Waiting for picking: go out and zap those weeds
Autumn is a good time to identify and remove harmful weeds remaining in orchard shelter belts, or any area adjacent to the orchard.
The flowerheads of the invasive South American pampas grass have just emerged (not to be confused with the native toetoe which flowered in October). Within another month or two, hundreds of fluffy seeds on each pampas flowerhead will be blown by the wind, ready to cling to Hayward fruit especially. Any pampas seed on fruit is a serious and significant reject factor – it is very difficult for the rollers to remove these seeds in the pack-house.
To remove pampas:
- Cut pampas seed heads off and burn or bury them in a disposal pit.
- Wear gloves and overalls as pampas leaves are very sharp.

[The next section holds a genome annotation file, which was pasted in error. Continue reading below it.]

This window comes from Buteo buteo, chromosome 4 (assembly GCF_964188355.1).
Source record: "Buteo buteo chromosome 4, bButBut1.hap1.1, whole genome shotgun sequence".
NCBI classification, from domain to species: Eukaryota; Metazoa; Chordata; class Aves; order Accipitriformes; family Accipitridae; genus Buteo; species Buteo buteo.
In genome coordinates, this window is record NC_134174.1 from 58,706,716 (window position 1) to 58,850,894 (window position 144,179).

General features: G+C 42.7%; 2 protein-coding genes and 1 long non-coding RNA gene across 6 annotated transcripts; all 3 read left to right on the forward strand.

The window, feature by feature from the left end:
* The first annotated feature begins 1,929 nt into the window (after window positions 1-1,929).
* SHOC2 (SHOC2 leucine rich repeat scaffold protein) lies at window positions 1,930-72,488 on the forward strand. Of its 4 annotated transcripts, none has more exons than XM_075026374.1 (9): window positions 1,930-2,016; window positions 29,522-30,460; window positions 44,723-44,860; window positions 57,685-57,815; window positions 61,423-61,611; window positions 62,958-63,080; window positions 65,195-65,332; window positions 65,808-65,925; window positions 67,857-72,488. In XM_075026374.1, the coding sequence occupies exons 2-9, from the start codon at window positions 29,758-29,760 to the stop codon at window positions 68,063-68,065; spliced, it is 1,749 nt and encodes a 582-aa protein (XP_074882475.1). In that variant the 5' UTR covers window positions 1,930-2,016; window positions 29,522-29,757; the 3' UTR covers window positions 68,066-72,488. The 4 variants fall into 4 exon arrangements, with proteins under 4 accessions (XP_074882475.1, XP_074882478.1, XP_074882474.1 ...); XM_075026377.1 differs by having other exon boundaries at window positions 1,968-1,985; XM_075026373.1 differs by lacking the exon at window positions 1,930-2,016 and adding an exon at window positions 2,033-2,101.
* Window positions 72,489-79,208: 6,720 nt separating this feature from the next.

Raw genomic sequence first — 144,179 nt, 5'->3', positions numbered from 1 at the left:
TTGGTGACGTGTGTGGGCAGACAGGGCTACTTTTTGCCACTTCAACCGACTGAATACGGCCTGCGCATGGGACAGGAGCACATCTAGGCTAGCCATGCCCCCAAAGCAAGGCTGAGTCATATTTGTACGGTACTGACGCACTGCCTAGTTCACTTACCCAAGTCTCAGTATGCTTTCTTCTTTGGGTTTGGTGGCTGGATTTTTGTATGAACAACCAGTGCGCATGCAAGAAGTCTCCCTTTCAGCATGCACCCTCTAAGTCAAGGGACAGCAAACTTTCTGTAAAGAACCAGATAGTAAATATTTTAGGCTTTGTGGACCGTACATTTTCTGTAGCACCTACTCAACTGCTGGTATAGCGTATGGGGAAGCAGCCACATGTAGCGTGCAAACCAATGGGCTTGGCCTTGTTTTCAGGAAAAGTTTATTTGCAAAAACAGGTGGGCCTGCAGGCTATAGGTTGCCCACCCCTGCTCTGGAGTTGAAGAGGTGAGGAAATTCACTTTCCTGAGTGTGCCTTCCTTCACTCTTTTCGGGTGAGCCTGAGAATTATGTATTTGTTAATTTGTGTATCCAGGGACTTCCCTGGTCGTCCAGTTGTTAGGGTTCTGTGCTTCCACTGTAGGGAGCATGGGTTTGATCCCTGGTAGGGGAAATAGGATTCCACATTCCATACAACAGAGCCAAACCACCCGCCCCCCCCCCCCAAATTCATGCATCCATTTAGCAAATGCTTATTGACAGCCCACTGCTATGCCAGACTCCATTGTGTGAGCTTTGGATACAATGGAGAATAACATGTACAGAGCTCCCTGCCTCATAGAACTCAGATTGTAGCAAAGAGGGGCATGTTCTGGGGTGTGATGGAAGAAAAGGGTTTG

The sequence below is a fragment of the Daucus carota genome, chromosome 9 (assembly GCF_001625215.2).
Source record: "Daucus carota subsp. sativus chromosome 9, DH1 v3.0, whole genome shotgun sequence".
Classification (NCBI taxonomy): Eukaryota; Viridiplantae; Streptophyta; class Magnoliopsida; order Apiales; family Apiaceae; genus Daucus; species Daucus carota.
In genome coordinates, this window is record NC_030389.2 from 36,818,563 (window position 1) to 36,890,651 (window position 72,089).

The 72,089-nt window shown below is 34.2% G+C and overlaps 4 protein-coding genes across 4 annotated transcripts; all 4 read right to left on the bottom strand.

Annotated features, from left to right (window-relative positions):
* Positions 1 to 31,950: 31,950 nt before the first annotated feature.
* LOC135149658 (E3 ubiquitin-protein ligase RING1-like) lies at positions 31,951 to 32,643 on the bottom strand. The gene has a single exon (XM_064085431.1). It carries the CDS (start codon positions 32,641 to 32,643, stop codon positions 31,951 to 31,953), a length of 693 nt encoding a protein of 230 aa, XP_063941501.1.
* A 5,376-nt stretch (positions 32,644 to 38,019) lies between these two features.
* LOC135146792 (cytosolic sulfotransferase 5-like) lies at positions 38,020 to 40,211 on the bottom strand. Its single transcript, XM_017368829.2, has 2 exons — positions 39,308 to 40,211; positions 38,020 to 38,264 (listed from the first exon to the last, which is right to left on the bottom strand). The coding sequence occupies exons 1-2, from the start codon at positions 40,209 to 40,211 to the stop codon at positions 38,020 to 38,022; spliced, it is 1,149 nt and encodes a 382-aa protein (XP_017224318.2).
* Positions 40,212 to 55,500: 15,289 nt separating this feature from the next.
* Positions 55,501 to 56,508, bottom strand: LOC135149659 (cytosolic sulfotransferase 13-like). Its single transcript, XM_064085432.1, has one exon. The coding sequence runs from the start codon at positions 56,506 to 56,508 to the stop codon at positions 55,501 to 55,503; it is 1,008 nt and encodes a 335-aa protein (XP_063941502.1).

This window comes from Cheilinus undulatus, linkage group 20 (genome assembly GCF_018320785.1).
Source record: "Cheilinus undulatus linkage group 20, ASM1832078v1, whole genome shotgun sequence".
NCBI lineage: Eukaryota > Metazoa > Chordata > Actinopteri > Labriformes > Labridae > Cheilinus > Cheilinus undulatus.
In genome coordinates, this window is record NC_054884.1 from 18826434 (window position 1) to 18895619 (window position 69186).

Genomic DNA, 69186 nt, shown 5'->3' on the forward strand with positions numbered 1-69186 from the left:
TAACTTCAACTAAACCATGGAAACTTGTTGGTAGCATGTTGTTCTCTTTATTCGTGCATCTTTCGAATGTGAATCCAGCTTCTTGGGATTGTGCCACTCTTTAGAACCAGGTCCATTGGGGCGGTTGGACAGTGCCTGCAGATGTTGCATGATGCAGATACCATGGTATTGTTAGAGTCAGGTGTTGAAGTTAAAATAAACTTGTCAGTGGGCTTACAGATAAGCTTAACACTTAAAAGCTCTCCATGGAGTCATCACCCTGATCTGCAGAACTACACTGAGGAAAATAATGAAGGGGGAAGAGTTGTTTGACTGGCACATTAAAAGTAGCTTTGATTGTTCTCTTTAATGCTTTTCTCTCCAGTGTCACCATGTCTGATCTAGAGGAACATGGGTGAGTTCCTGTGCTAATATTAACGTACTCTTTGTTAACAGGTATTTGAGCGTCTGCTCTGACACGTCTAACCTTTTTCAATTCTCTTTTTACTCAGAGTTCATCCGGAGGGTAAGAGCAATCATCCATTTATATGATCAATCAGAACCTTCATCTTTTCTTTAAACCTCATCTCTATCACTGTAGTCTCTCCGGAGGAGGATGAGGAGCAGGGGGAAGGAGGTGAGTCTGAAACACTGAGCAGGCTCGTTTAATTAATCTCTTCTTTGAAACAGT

- Carefully apply 2% glyphosate to the basal leaves of the pampas plant. A small amount of surfactant/penetrant will help the herbicide move into the tough pampas leaves – 1ml per litre of mixed herbicide is effective.
- Apply herbicide carefully and under low pressure to avoid any possible off-target damage, ideally using a knapsack sprayer.
More information on identifying and controlling pampas is available here.
Another weed to look out for is moth plant. Spring is the best time to get rid of this vine from orchard shelter belts, however, if you have missed plants, they will likely have formed large seed pods by now. Try to remove these as they will split open in the winter, spilling their wind-borne seeds which can be blown for kilometres.
The pods can be hooked out of shelter trees by using an aluminium pole with a pruning saw clamped to the end. Bury the seed pods in a disposal pit (the seed will not yet be viable).
More information about controlling moth plant, including the biocontrol agent moth beetle released by the Bay of Plenty Regional Council, is available here.